AbbVie ($ABBV) is doing everything that it can to shield its top seller Humira from biosimilar competition. But now, the company is facing some pushback after Korea's Samsung Bioepis sued AbbVie to make way for its knockoff version.
Samsung and partner Biogen ($BIIB) filed suit in the U.K. to challenge AbbVie's patents on Humira. The partners contend that AbbVie "has been attempting to obstruct market entry of competing products by applying for a large number of overlapping patents around Humira, which could affect patient access to affordable medication," Samsung spokesman Mingi Hyun told The Korea Herald.
A recent report from the IMS Institute for Healthcare Informatics shows that biosimilars could save health systems in the U.S. and Europe as much as $110 billion through 2020, and companies such as Samsung and Biogen want to cash in on that trend.
Samsung is aiming for 1 trillion won ($872 million) in sales by 2020, but the company needs to get around AbbVie's patent protections for Humira to hit that target. "We believe competition should take place in the market, and not through such misuse of the patent system," Hyun said.
But AbbVie isn't going down without a fight. The company "intend(s) to defend our intellectual property," AbbVie told FiercePharma, playing into its broader defense strategy. AbbVie is counting on strong patent protection for Humira to keep biosimilars at bay in the U.S. until 2020.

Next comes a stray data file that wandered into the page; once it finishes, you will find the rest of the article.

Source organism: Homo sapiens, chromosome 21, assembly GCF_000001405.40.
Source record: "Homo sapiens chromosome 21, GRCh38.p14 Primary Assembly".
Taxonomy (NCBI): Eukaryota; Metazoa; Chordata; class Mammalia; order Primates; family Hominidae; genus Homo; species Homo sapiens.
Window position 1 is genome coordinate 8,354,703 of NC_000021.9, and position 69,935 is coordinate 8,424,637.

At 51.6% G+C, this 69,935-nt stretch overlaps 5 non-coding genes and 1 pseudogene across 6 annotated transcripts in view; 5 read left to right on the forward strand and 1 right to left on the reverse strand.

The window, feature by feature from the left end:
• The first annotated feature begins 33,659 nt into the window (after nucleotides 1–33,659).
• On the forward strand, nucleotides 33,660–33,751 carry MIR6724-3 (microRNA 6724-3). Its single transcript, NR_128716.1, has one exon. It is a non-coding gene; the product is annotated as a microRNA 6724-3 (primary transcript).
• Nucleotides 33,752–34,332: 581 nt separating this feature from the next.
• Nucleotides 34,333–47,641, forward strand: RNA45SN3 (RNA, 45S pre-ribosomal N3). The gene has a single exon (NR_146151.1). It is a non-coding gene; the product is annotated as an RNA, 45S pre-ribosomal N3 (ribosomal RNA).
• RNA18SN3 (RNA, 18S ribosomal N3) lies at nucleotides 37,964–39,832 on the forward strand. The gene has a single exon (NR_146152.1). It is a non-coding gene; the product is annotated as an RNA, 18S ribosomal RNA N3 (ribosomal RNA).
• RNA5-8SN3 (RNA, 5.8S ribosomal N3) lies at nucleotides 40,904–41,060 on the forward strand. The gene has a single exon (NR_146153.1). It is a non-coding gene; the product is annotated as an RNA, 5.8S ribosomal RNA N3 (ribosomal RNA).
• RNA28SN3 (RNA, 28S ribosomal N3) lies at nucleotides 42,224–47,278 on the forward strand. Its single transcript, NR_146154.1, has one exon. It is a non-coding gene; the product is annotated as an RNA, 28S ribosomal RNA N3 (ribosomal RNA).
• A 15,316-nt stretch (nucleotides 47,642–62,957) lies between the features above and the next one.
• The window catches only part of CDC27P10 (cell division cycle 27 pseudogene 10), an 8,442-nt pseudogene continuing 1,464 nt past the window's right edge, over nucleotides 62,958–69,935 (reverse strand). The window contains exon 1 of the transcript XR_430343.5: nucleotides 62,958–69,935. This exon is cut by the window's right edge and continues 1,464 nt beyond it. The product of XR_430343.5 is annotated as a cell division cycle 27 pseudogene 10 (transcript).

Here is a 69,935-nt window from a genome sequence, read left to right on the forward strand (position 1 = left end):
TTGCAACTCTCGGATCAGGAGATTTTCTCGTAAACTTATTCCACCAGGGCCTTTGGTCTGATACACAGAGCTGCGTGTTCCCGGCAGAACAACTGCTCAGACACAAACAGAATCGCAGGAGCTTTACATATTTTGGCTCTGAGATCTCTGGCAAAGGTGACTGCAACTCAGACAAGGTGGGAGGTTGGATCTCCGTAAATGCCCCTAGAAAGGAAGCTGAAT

The company's formulation patent on Humira will expire in December of this year in the U.S. and in 2018 in Europe. Until then, AbbVie will try to get "maximum value" from the franchise through label expansions, new formulations and pricing wins, Suntrust analyst John Boris said.
But other analysts are not so optimistic about Humira's prospects. Sales of the drug will take a big hit starting in 2018, with revenues dropping from $16 billion at their peak in 2017 to $6 billion in 2022, Andrew Baum predicted last year in a note to clients.
To fill that void, North Chicago, IL-based AbbVie is looking to M&A and other products, including its hep C contender Viekira Pak. The company last year snatched up Pharmacyclics for $21 billion to get its hands on the drugmaker's blood cancer med Imbruvica.
And even though Viekira Pak missed sales expectations at home in Q4, the drug turned out a big performance abroad. The combo therapy brought in $357 million, beating analysts' estimates of $281 million. AbbVie sees "significant international growth" for Viekira Pak in 2016, with a full year of sales in Japan boosting revenues to about $2 billion, CFO Bill Chase said.
- read the Korea Herald story
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